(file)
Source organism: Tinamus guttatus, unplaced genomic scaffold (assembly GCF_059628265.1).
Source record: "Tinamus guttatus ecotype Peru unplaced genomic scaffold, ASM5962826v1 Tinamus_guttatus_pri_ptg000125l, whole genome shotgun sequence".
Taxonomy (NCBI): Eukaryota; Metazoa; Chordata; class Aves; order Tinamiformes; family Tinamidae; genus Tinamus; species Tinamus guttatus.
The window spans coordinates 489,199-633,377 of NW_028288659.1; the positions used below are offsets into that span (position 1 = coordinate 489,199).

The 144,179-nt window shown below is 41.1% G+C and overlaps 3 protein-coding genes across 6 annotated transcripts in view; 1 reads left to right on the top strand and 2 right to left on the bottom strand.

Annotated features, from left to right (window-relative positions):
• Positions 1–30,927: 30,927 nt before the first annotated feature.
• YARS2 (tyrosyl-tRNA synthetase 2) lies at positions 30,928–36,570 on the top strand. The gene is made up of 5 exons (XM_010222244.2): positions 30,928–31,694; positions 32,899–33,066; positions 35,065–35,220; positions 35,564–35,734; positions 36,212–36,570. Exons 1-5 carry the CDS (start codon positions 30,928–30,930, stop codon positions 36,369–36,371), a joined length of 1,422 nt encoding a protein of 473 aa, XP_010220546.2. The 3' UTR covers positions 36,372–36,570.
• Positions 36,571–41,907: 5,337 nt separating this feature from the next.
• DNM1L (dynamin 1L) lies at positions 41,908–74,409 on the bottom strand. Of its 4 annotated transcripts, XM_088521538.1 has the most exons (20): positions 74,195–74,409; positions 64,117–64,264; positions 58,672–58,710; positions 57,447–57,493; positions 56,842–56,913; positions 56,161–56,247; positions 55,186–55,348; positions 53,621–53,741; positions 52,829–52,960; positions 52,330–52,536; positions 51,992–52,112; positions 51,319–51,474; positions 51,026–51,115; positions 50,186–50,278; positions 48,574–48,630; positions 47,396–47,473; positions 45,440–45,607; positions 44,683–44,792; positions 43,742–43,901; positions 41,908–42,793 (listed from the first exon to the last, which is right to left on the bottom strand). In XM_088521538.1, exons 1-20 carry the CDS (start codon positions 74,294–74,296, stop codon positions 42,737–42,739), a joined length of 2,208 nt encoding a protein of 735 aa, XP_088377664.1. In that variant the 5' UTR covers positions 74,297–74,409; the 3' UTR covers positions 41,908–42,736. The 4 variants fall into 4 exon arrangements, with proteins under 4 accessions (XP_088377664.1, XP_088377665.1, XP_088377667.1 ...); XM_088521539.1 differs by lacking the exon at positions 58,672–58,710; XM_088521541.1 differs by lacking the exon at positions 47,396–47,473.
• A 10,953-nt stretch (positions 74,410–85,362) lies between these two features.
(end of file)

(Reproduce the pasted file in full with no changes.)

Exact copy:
Source organism: Tinamus guttatus, unplaced genomic scaffold (assembly GCF_059628265.1).
Source record: "Tinamus guttatus ecotype Peru unplaced genomic scaffold, ASM5962826v1 Tinamus_guttatus_pri_ptg000125l, whole genome shotgun sequence".
Taxonomy (NCBI): Eukaryota; Metazoa; Chordata; class Aves; order Tinamiformes; family Tinamidae; genus Tinamus; species Tinamus guttatus.
The window spans coordinates 489,199-633,377 of NW_028288659.1; the positions used below are offsets into that span (position 1 = coordinate 489,199).

The 144,179-nt window shown below is 41.1% G+C and overlaps 3 protein-coding genes across 6 annotated transcripts in view; 1 reads left to right on the top strand and 2 right to left on the bottom strand.

Annotated features, from left to right (window-relative positions):
• Positions 1–30,927: 30,927 nt before the first annotated feature.
• YARS2 (tyrosyl-tRNA synthetase 2) lies at positions 30,928–36,570 on the top strand. The gene is made up of 5 exons (XM_010222244.2): positions 30,928–31,694; positions 32,899–33,066; positions 35,065–35,220; positions 35,564–35,734; positions 36,212–36,570. Exons 1-5 carry the CDS (start codon positions 30,928–30,930, stop codon positions 36,369–36,371), a joined length of 1,422 nt encoding a protein of 473 aa, XP_010220546.2. The 3' UTR covers positions 36,372–36,570.
• Positions 36,571–41,907: 5,337 nt separating this feature from the next.
• DNM1L (dynamin 1L) lies at positions 41,908–74,409 on the bottom strand. Of its 4 annotated transcripts, XM_088521538.1 has the most exons (20): positions 74,195–74,409; positions 64,117–64,264; positions 58,672–58,710; positions 57,447–57,493; positions 56,842–56,913; positions 56,161–56,247; positions 55,186–55,348; positions 53,621–53,741; positions 52,829–52,960; positions 52,330–52,536; positions 51,992–52,112; positions 51,319–51,474; positions 51,026–51,115; positions 50,186–50,278; positions 48,574–48,630; positions 47,396–47,473; positions 45,440–45,607; positions 44,683–44,792; positions 43,742–43,901; positions 41,908–42,793 (listed from the first exon to the last, which is right to left on the bottom strand). In XM_088521538.1, exons 1-20 carry the CDS (start codon positions 74,294–74,296, stop codon positions 42,737–42,739), a joined length of 2,208 nt encoding a protein of 735 aa, XP_088377664.1. In that variant the 5' UTR covers positions 74,297–74,409; the 3' UTR covers positions 41,908–42,736. The 4 variants fall into 4 exon arrangements, with proteins under 4 accessions (XP_088377664.1, XP_088377665.1, XP_088377667.1 ...); XM_088521539.1 differs by lacking the exon at positions 58,672–58,710; XM_088521541.1 differs by lacking the exon at positions 47,396–47,473.
• A 10,953-nt stretch (positions 74,410–85,362) lies between these two features.